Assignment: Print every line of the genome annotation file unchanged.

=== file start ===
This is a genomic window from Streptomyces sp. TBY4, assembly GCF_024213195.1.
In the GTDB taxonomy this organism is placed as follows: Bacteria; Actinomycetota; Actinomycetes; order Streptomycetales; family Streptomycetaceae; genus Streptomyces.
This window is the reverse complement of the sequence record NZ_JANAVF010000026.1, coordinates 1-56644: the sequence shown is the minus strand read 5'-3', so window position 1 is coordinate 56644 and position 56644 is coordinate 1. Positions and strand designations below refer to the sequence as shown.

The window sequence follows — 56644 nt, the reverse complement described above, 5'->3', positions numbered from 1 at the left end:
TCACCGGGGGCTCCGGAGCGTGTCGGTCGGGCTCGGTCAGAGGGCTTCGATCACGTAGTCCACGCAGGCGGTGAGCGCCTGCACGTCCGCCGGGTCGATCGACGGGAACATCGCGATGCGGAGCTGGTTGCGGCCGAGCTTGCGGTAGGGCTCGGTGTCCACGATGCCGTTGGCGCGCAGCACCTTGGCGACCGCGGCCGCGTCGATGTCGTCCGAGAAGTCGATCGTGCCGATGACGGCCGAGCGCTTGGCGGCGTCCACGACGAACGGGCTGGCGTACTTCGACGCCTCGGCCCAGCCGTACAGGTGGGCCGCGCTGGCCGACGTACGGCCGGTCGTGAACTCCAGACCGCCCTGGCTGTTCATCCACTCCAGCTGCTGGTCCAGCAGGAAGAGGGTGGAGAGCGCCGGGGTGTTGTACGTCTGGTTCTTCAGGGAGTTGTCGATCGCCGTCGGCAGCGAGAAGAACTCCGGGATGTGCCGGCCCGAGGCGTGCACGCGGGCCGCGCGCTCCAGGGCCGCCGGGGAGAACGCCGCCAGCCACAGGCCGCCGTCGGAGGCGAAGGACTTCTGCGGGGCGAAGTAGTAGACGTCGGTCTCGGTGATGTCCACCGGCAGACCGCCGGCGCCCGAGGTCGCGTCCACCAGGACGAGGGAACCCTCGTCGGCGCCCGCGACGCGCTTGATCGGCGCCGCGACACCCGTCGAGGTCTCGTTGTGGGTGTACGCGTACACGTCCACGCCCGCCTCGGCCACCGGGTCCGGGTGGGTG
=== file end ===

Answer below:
This is a genomic window from Streptomyces sp. TBY4, assembly GCF_024213195.1.
In the GTDB taxonomy this organism is placed as follows: Bacteria; Actinomycetota; Actinomycetes; order Streptomycetales; family Streptomycetaceae; genus Streptomyces.
This window is the reverse complement of the sequence record NZ_JANAVF010000026.1, coordinates 1-56644: the sequence shown is the minus strand read 5'-3', so window position 1 is coordinate 56644 and position 56644 is coordinate 1. Positions and strand designations below refer to the sequence as shown.

The window sequence follows — 56644 nt, the reverse complement described above, 5'->3', positions numbered from 1 at the left end:
TCACCGGGGGCTCCGGAGCGTGTCGGTCGGGCTCGGTCAGAGGGCTTCGATCACGTAGTCCACGCAGGCGGTGAGCGCCTGCACGTCCGCCGGGTCGATCGACGGGAACATCGCGATGCGGAGCTGGTTGCGGCCGAGCTTGCGGTAGGGCTCGGTGTCCACGATGCCGTTGGCGCGCAGCACCTTGGCGACCGCGGCCGCGTCGATGTCGTCCGAGAAGTCGATCGTGCCGATGACGGCCGAGCGCTTGGCGGCGTCCACGACGAACGGGCTGGCGTACTTCGACGCCTCGGCCCAGCCGTACAGGTGGGCCGCGCTGGCCGACGTACGGCCGGTCGTGAACTCCAGACCGCCCTGGCTGTTCATCCACTCCAGCTGCTGGTCCAGCAGGAAGAGGGTGGAGAGCGCCGGGGTGTTGTACGTCTGGTTCTTCAGGGAGTTGTCGATCGCCGTCGGCAGCGAGAAGAACTCCGGGATGTGCCGGCCCGAGGCGTGCACGCGGGCCGCGCGCTCCAGGGCCGCCGGGGAGAACGCCGCCAGCCACAGGCCGCCGTCGGAGGCGAAGGACTTCTGCGGGGCGAAGTAGTAGACGTCGGTCTCGGTGATGTCCACCGGCAGACCGCCGGCGCCCGAGGTCGCGTCCACCAGGACGAGGGAACCCTCGTCGGCGCCCGCGACGCGCTTGATCGGCGCCGCGACACCCGTCGAGGTCTCGTTGTGGGTGTACGCGTACACGTCCACGCCCGCCTCGGCCACCGGGTCCGGGTGGGTG